Operating systems are a bed for applications. These applications are executed as processes. Process start, waits, and ends. Through their lifetime their complete given jobs. In this guide, we will look at how to kill the Linux process in different ways.
To kill the process we need to get information about the process like process id, owner, etc. One way to list the Linux process is perhaps the most popular way using
ps command like below.
$ ps aux
We provide aux parameters to get all processes with the required information about each process. In the screenshot, we can see only some of the process which is sorted by their PID or process id. PID is important because we will kill processes generally according to their PID.
Another useful way to list processes interactively is
top command. This command will provide the following screen. Process ID’s are depicted as PID in the first column of the process list table.
Filter Process With Name By Using Grep
We can list all the process. Now we will filter process according to their names or parameters. In this example, we will use a popular Linux tool named
grep . We will pipe the result of the command to the grep command to filter for
watch string. This will only print the process those have the term
$ ps aux | grep watch
We filter the process named watch with grep.
Now we can kill the process by providing its PID with kill command provided by Linux. Kill command have following simple syntax.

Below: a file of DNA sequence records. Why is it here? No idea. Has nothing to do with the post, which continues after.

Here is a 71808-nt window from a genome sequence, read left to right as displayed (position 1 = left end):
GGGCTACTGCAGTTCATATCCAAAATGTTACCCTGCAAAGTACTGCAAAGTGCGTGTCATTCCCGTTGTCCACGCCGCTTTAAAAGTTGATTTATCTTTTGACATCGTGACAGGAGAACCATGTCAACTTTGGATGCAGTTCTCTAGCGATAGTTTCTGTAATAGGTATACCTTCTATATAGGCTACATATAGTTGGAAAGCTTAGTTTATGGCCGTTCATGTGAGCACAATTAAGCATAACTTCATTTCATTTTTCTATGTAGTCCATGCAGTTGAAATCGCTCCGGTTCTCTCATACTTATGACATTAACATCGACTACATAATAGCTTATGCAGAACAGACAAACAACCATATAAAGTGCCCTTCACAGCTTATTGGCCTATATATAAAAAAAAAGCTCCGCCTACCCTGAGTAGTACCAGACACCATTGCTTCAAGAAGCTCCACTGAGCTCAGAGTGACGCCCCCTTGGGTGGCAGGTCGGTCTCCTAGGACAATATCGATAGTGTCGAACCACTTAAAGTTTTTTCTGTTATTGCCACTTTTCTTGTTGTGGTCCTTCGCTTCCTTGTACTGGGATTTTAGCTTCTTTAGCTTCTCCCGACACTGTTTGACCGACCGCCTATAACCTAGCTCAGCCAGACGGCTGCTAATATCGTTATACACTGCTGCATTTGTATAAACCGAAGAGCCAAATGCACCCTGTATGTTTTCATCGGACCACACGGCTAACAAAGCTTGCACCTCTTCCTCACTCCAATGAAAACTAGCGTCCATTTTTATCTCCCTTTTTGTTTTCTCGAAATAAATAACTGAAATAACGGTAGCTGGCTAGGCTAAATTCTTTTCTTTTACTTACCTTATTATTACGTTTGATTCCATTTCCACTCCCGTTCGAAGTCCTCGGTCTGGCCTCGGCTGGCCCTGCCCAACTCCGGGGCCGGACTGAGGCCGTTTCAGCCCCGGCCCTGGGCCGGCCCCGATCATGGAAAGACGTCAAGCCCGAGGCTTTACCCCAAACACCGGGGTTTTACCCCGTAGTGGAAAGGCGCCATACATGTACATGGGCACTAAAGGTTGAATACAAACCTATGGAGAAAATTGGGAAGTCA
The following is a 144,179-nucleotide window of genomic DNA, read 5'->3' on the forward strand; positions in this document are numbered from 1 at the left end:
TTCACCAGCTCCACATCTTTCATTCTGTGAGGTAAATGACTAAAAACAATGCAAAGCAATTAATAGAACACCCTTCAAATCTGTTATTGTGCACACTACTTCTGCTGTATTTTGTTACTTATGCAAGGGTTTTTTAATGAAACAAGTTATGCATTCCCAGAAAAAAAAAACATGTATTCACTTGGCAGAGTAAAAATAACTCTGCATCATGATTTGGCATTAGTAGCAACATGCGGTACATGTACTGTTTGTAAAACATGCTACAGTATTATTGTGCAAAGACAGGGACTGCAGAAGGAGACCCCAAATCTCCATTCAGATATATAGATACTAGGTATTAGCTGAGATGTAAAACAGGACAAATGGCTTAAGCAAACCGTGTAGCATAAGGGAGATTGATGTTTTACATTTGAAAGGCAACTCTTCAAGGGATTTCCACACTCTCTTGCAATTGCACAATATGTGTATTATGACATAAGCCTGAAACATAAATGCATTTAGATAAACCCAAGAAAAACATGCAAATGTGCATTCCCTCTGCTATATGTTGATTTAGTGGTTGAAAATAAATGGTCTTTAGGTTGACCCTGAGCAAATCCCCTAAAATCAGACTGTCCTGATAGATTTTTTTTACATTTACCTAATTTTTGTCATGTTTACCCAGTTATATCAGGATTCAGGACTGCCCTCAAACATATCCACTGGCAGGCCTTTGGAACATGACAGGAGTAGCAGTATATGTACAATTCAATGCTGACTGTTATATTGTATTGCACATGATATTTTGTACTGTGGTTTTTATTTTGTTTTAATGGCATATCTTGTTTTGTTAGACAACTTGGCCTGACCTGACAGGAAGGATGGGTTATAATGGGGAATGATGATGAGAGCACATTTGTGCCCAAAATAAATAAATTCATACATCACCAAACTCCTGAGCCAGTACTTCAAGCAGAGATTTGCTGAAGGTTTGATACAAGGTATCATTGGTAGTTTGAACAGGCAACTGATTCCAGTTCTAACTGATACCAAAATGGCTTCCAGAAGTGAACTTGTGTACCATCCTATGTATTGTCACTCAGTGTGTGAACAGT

kill [OPTION] PID
As we see option part is optional by provides useful operations if needed.
Now we provide the PID of watch process to kill it.
$ kill 16563
After we list the watch process we can’t see watch ls process.
Operating system process terminology provides signals which are sent to process like a command. Signals can be killed, pause, interrupt, etc. kill command by default sends a TERM signal to the process. There are alternative signals. We can list these signals provided by the operating system like below.
$ kill -l
Kill Process Forcibly
We have sent TERM signal by default with kill command but there is no response or action about the killing process. We can make things more brutal by sending SIGKILL or simply KILL.
$ kill -9 17910
$ kill -SIGKILL 17910
$ kill -KILL 17910
As we see there are different ways to express kill options like -9 or -SIGKILL or -KILL. In the kill example, we see that our watch ls process is killed with option -9 .
As we know for security reasons Linux provides process ownership. Process ownership establishes security and prevents unprivileged users to interact or kill the disowned process. Root user or a user which can get root privileges like
sudoer can kill all processes in the system.
Kill All Process For Current User
This is a harsh way to kill all the processes we might kill. If we run this command with a regular user it will kill all processes related to the user.
$ kill -9 -1
We have killed all processes related to the user and the remote connection is closed naturally.
Kill Multiple Processes
Up to now, we have provided only single PID to the
kill command. There is also another usage by providing multiple PIDs to the kill command. This will kill all the provided processes. In the example, we select two processes those PIDs are 1903 and 1948 and then provide these PIDs to the kill command like below. After the kill command, we check their existence again but there is no process.
$ kill 1903 1948